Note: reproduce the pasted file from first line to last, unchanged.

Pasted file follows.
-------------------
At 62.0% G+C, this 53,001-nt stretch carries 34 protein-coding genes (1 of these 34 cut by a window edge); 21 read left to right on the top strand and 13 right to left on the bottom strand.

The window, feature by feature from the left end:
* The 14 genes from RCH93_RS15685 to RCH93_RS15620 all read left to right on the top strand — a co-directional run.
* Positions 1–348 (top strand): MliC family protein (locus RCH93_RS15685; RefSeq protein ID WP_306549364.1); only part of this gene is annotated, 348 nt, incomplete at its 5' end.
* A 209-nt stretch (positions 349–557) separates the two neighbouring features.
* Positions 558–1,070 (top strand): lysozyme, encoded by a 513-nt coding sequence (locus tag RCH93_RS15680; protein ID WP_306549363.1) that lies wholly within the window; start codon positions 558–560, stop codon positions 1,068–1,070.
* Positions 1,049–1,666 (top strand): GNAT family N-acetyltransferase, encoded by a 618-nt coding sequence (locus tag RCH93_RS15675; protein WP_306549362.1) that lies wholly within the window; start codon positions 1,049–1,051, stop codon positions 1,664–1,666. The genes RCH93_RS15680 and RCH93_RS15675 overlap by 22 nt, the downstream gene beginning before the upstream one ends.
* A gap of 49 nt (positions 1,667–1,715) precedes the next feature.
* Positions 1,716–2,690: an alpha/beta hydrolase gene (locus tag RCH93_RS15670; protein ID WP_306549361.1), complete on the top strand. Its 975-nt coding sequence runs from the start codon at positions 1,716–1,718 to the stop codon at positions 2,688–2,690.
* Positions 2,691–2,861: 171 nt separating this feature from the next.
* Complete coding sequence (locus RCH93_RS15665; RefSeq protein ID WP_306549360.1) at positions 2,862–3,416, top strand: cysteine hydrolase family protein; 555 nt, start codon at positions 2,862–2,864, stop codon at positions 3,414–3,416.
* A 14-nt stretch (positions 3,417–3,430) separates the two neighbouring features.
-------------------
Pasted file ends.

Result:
At 62.0% G+C, this 53,001-nt stretch carries 34 protein-coding genes (1 of these 34 cut by a window edge); 21 read left to right on the top strand and 13 right to left on the bottom strand.

The window, feature by feature from the left end:
* The 14 genes from RCH93_RS15685 to RCH93_RS15620 all read left to right on the top strand — a co-directional run.
* Positions 1–348 (top strand): MliC family protein (locus RCH93_RS15685; RefSeq protein ID WP_306549364.1); only part of this gene is annotated, 348 nt, incomplete at its 5' end.
* A 209-nt stretch (positions 349–557) separates the two neighbouring features.
* Positions 558–1,070 (top strand): lysozyme, encoded by a 513-nt coding sequence (locus tag RCH93_RS15680; protein ID WP_306549363.1) that lies wholly within the window; start codon positions 558–560, stop codon positions 1,068–1,070.
* Positions 1,049–1,666 (top strand): GNAT family N-acetyltransferase, encoded by a 618-nt coding sequence (locus tag RCH93_RS15675; protein WP_306549362.1) that lies wholly within the window; start codon positions 1,049–1,051, stop codon positions 1,664–1,666. The genes RCH93_RS15680 and RCH93_RS15675 overlap by 22 nt, the downstream gene beginning before the upstream one ends.
* A gap of 49 nt (positions 1,667–1,715) precedes the next feature.
* Positions 1,716–2,690: an alpha/beta hydrolase gene (locus tag RCH93_RS15670; protein ID WP_306549361.1), complete on the top strand. Its 975-nt coding sequence runs from the start codon at positions 1,716–1,718 to the stop codon at positions 2,688–2,690.
* Positions 2,691–2,861: 171 nt separating this feature from the next.
* Complete coding sequence (locus RCH93_RS15665; RefSeq protein ID WP_306549360.1) at positions 2,862–3,416, top strand: cysteine hydrolase family protein; 555 nt, start codon at positions 2,862–2,864, stop codon at positions 3,414–3,416.
* A 14-nt stretch (positions 3,417–3,430) separates the two neighbouring features.